Olympus cutting 2700 jobs
8 June 2012 Last updated at 06:44 ET
Olympus plans to cut 2,700 jobs
Olympus, the Japanese camera and medical equipment maker says 2,700
jobs will go as part of a five-year plan.
It lost 49bn yen ($618m; £400m) in the year to the end of March, but
forecasts a profit of 7bn yen in 2012-13.
Last year, the company admitted hiding losses of 130bn yen.
Olympus also approved on Friday a £10m settlement with former chief
executive Michael Woodford, who was sacked by the company's board
after raising the accounting irregularities.
Mr Woodford, a Briton, had filed a complaint of wrongful dismissal
against his former employer, claiming he had been fired for blowing
the whistle on the accounting scandal.
Olympus had said its decision to dismiss Mr Woodford, the company's
first foreign chief executive, had been due to a clash of culture.
Olympus, the world's biggest maker of endoscopic cameras used by
surgeons, is suffering with relatively high costs and debts.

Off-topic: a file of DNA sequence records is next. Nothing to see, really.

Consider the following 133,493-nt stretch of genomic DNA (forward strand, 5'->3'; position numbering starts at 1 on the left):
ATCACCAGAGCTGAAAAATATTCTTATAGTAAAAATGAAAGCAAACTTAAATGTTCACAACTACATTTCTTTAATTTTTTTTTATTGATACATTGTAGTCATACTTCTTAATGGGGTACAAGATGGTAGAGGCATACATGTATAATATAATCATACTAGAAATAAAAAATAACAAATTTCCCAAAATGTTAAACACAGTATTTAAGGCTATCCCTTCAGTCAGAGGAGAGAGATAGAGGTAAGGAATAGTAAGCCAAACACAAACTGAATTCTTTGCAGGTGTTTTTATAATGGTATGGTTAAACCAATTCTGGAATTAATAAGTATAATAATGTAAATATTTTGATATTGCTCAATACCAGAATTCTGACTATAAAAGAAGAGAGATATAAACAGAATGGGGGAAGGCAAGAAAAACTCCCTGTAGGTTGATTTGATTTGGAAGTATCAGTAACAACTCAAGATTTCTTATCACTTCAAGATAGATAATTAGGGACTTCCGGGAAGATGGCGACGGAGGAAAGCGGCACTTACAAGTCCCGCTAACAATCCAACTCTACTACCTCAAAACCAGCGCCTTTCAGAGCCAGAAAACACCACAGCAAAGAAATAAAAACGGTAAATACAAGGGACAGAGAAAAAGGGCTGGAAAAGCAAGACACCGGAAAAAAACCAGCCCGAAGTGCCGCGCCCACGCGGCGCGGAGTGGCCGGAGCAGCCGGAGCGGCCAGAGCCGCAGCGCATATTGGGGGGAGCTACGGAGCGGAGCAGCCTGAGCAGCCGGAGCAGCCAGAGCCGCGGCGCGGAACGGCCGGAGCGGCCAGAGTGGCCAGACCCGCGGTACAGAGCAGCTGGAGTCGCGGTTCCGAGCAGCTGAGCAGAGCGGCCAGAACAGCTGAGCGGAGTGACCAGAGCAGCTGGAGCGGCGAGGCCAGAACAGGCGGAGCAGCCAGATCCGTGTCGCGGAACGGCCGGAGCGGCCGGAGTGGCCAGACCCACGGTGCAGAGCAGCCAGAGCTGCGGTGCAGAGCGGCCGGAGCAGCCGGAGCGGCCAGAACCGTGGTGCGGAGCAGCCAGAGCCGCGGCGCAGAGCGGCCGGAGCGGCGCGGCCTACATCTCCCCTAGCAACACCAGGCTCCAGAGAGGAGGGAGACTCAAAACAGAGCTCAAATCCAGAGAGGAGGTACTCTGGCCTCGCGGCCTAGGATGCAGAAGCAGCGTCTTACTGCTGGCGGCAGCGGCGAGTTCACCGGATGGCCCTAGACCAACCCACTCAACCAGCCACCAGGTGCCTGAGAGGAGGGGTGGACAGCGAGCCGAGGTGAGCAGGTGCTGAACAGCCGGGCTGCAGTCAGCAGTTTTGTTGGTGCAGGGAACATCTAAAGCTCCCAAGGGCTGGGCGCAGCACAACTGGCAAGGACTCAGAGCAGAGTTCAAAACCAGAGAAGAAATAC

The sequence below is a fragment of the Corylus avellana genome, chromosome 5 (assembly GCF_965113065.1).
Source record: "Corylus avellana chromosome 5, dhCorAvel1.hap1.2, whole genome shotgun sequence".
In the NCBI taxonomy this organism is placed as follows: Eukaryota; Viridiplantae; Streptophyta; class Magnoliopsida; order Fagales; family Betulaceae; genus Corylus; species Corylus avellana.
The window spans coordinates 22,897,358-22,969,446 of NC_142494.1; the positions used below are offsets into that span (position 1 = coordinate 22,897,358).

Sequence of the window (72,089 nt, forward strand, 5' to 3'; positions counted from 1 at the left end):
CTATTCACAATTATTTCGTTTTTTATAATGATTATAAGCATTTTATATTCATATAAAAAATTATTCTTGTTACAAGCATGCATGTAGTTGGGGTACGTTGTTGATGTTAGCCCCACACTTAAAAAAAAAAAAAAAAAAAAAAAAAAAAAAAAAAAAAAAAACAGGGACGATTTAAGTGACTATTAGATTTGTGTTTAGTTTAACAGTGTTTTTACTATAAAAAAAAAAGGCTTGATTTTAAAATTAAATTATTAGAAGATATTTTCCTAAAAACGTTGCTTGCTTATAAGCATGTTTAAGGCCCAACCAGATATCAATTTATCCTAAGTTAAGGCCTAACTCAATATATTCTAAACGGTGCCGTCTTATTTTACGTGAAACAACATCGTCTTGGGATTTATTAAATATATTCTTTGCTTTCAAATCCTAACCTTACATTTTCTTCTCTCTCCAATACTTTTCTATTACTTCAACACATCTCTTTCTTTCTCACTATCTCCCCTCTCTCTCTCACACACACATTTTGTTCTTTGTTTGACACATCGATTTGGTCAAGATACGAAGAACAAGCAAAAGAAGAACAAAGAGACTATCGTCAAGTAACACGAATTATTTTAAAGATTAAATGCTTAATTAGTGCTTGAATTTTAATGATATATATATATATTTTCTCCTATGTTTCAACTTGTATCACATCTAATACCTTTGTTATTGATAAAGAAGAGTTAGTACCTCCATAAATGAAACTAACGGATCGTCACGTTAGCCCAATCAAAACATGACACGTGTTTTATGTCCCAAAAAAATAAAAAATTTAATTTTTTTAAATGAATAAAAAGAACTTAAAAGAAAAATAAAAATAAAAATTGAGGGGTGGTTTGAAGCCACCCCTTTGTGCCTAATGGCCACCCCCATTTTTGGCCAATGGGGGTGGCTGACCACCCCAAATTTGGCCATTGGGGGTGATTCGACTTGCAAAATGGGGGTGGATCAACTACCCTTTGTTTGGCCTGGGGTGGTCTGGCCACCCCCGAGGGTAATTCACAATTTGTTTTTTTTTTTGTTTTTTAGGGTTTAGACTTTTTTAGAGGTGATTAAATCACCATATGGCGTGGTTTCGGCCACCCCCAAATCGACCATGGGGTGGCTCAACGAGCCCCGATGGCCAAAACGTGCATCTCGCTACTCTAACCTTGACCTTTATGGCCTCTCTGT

It will reduce its global workforce by 7% by 2014, and cut the number
of its factories around the world from 30 to 18 by 2015.
In its statement, the company said it wanted to "restore its financial
Currently, shareholder money accounts for less than 5% of the company
and the rest is financed by debt.
A debt-to-equity ratio of 20% is generally considered healthy. The
group has hinted that it will ask shareholders for additional capital
in a share sale.
There had been reports that consumer electronics maker Panasonic could
buy shares in Olympus.
However, the BBC's Tokyo correspondent, Roland Buerk, said: "There's
talk of a tie-up. Panasonic has said it's not interested but Fujifilm
does seem to be interested."
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